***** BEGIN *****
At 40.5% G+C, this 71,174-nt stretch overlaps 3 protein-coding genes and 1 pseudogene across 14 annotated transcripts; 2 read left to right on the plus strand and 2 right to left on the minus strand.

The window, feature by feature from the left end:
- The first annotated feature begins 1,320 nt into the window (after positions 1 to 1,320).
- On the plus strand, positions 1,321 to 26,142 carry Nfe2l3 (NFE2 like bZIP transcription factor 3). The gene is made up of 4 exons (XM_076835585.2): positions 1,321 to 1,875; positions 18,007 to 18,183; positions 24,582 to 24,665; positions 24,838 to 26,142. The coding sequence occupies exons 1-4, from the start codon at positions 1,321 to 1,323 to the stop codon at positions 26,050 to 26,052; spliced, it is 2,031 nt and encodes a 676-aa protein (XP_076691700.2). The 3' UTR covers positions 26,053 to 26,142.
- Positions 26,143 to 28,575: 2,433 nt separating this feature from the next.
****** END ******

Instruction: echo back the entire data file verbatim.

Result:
At 40.5% G+C, this 71,174-nt stretch overlaps 3 protein-coding genes and 1 pseudogene across 14 annotated transcripts; 2 read left to right on the plus strand and 2 right to left on the minus strand.

The window, feature by feature from the left end:
- The first annotated feature begins 1,320 nt into the window (after positions 1 to 1,320).
- On the plus strand, positions 1,321 to 26,142 carry Nfe2l3 (NFE2 like bZIP transcription factor 3). The gene is made up of 4 exons (XM_076835585.2): positions 1,321 to 1,875; positions 18,007 to 18,183; positions 24,582 to 24,665; positions 24,838 to 26,142. The coding sequence occupies exons 1-4, from the start codon at positions 1,321 to 1,323 to the stop codon at positions 26,050 to 26,052; spliced, it is 2,031 nt and encodes a 676-aa protein (XP_076691700.2). The 3' UTR covers positions 26,053 to 26,142.
- Positions 26,143 to 28,575: 2,433 nt separating this feature from the next.